Theory of Consumer Behaviour

 

Welcome to class! 

In today’s class, we will be talking about the theory of consumer behaviour. Enjoy the class!

THEORY OF CONSUMER BEHAVIOUR

THEORY OF CONSUMER BEHAVIOUR | classnotes.ng

CONTENT

  • Definition of Utility
  • Cardinal school of thought/Assumption
  • Concept of Total, Average and Marginal Utility
  • The law of Diminishing Marginal Utility.

THEORY OF CONSUMER BEHAVIOUR

The theory of consumer behaviour is also known as the theory of household behaviour.  It is primarily concerned with how the consumer or household tries to satisfy his/her wants by dividing his/her limited amount of income between the various commodities that give him an equal amount of satisfaction.

WHAT IS UTILITY?

Utility can be defined as the satisfaction derived from the consumption of a given commodity.  Hence, when a consumer derives satisfaction from the consumption of a commodity, it can be said that the commodity or service possesses utility.

Utility, therefore, is relative to a consumer, depending on the time, place, form, etc.

A commodity that can satisfy a consumer’s want at a particular point in time and place may not satisfy another’s want.

Evaluation

  1. Define utility.
  2. What is consumer behaviour?
There are basically two schools of thought in the analysis of utility and they are as follows:
  1. Cardinal school of thought
  2. Ordinal school of thought.
CARDINAL SCHOOL OF THOUGHT:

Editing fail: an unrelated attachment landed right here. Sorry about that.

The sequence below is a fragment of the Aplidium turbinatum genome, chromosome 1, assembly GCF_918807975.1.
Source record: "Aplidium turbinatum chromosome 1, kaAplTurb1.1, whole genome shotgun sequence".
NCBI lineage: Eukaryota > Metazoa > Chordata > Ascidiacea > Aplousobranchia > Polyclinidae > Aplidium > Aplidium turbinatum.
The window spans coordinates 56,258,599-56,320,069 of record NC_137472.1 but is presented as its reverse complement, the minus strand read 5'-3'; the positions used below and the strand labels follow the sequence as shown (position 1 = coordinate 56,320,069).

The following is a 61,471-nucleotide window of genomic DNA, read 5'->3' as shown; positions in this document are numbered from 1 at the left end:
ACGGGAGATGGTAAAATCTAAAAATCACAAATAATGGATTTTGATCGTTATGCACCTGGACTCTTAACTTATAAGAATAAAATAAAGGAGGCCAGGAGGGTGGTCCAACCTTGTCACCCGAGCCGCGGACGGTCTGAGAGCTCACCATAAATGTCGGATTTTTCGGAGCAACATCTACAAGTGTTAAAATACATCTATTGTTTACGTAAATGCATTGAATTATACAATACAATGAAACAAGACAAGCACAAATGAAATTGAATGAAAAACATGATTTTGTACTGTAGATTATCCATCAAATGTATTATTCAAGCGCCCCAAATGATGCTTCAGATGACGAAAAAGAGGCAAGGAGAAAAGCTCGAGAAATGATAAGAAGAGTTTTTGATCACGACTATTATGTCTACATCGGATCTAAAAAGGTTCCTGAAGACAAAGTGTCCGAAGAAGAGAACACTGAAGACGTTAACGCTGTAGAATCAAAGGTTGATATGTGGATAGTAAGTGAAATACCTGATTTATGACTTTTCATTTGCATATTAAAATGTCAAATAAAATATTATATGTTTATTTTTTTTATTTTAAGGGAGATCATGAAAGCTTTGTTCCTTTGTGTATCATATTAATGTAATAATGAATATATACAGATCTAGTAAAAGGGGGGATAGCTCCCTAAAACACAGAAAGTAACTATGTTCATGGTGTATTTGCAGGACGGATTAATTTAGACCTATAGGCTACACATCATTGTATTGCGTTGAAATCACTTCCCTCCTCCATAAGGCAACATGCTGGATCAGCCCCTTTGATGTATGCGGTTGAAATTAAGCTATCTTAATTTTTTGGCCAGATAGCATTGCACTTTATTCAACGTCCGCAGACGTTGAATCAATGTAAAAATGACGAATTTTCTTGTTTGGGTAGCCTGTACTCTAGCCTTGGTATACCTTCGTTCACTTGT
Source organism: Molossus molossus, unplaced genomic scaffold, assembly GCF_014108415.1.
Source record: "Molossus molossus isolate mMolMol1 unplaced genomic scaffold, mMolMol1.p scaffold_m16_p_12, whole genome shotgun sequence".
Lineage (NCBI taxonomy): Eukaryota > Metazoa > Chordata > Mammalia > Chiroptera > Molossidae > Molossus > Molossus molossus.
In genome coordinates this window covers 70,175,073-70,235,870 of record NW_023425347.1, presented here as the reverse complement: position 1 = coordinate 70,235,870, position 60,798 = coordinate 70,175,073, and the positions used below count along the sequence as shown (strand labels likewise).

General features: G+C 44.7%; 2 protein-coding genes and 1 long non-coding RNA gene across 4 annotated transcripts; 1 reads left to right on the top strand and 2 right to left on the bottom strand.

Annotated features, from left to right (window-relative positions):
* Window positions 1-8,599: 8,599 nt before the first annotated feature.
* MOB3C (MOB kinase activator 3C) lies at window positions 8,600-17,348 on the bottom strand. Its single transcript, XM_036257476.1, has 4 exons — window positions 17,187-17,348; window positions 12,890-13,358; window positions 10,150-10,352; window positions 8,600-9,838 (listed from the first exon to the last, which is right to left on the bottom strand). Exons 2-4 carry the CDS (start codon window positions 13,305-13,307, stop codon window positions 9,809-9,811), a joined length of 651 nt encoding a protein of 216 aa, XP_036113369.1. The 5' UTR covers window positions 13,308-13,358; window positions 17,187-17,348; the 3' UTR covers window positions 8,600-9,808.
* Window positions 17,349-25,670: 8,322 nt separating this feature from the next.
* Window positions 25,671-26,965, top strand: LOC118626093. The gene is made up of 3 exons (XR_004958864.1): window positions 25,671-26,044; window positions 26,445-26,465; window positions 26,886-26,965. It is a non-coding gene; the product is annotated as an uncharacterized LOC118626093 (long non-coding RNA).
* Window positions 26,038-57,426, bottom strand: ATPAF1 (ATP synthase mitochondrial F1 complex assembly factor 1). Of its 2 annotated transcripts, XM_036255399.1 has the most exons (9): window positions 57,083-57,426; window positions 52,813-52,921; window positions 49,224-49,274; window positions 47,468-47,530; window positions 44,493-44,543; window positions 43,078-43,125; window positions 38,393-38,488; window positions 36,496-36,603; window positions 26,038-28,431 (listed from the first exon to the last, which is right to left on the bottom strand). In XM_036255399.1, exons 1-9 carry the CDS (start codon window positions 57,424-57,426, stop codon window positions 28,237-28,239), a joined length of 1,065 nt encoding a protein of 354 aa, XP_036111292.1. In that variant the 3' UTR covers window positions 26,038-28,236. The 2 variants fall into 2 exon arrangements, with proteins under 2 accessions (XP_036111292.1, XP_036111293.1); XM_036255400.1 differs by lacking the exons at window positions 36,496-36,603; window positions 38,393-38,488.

This approach emphasizes that utility is measurable.  That is, after consuming a given quantity of a commodity the consumer can simply evaluate his satisfaction through the use of figures which range from zero to infinity.

ASSUMPTIONS OF CARDINAL APPROACH

  1. Utility is measurable
  2. The consumer is rational
  3. There is diminishing marginal utility
  4. Total utility (TU) depends on the quantity consumed.
  5. Money income of the consumer is held constant
CONCEPT OF TOTAL, AVERAGE AND MARGINAL UTILITY

TOTAL UTILITY: This is the total amount of satisfaction a consumer derives from the consumption of a particular commodity at a point in time.  Consumers’ utility increases as the quantity consumed increases but not at an equal rate because the consumer has a saturation point in the consumption of a particular commodity at a given time.

UTILITY SCHEDULE

Quantity of Goods consumed Total Utility Average Utility Marginal Utility
1 4 4
2 7 3.5 3
3 9 3 2
4 10 2.5 1
5 10 2.0 0
RELATIONSHIP BETWEEN TOTAL UTILITY AND MARGINAL UTILITY
  1. The MU begins to fall right after the first unit of the commodity has been consumed and continues to diminish until it reaches zero level on the x-axis and below.
  2. At the point where the MU reaches zero level on the x-axis, TU reaches its maximum point.
  3. When the MU cuts the x-axis, TU begins to fall from its peak.
  4. When the MU descends below the x-axis and becomes negative, the TU curve begins to slope downward

UTILITY SCHEDULE

Quantity of Goods consumed Total Utility Average Utility Marginal Utility
1 4 4
2 7 3.5 3
3 9 3 2
4 10 2.5 1
5 10 2.0 0

Evaluation